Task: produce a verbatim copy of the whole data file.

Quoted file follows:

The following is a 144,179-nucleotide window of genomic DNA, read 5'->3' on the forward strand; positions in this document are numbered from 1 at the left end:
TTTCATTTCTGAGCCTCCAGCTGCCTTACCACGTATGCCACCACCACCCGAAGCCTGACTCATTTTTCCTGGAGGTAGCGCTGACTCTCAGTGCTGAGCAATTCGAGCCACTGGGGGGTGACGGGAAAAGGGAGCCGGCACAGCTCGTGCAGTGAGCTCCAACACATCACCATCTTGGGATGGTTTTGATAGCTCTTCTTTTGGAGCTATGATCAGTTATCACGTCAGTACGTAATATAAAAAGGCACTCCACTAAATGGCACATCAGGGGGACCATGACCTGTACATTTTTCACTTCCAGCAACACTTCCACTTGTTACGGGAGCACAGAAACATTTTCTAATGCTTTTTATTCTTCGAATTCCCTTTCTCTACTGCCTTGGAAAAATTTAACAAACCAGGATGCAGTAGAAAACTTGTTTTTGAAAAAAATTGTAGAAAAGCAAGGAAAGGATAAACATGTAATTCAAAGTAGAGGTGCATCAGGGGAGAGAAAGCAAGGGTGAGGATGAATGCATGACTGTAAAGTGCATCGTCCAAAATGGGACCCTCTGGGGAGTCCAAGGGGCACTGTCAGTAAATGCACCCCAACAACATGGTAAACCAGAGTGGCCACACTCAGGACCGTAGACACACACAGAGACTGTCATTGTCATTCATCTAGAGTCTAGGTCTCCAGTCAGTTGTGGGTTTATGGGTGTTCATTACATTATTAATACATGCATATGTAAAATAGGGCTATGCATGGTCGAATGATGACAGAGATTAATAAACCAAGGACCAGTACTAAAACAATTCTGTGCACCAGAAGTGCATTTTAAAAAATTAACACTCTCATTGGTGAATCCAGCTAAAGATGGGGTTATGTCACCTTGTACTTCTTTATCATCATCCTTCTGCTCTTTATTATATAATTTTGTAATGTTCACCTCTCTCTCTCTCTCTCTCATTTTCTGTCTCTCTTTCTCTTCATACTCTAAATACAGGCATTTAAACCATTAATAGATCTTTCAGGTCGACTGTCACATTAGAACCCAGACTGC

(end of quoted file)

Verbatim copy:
The following is a 144,179-nucleotide window of genomic DNA, read 5'->3' on the forward strand; positions in this document are numbered from 1 at the left end:
TTTCATTTCTGAGCCTCCAGCTGCCTTACCACGTATGCCACCACCACCCGAAGCCTGACTCATTTTTCCTGGAGGTAGCGCTGACTCTCAGTGCTGAGCAATTCGAGCCACTGGGGGGTGACGGGAAAAGGGAGCCGGCACAGCTCGTGCAGTGAGCTCCAACACATCACCATCTTGGGATGGTTTTGATAGCTCTTCTTTTGGAGCTATGATCAGTTATCACGTCAGTACGTAATATAAAAAGGCACTCCACTAAATGGCACATCAGGGGGACCATGACCTGTACATTTTTCACTTCCAGCAACACTTCCACTTGTTACGGGAGCACAGAAACATTTTCTAATGCTTTTTATTCTTCGAATTCCCTTTCTCTACTGCCTTGGAAAAATTTAACAAACCAGGATGCAGTAGAAAACTTGTTTTTGAAAAAAATTGTAGAAAAGCAAGGAAAGGATAAACATGTAATTCAAAGTAGAGGTGCATCAGGGGAGAGAAAGCAAGGGTGAGGATGAATGCATGACTGTAAAGTGCATCGTCCAAAATGGGACCCTCTGGGGAGTCCAAGGGGCACTGTCAGTAAATGCACCCCAACAACATGGTAAACCAGAGTGGCCACACTCAGGACCGTAGACACACACAGAGACTGTCATTGTCATTCATCTAGAGTCTAGGTCTCCAGTCAGTTGTGGGTTTATGGGTGTTCATTACATTATTAATACATGCATATGTAAAATAGGGCTATGCATGGTCGAATGATGACAGAGATTAATAAACCAAGGACCAGTACTAAAACAATTCTGTGCACCAGAAGTGCATTTTAAAAAATTAACACTCTCATTGGTGAATCCAGCTAAAGATGGGGTTATGTCACCTTGTACTTCTTTATCATCATCCTTCTGCTCTTTATTATATAATTTTGTAATGTTCACCTCTCTCTCTCTCTCTCTCATTTTCTGTCTCTCTTTCTCTTCATACTCTAAATACAGGCATTTAAACCATTAATAGATCTTTCAGGTCGACTGTCACATTAGAACCCAGACTGC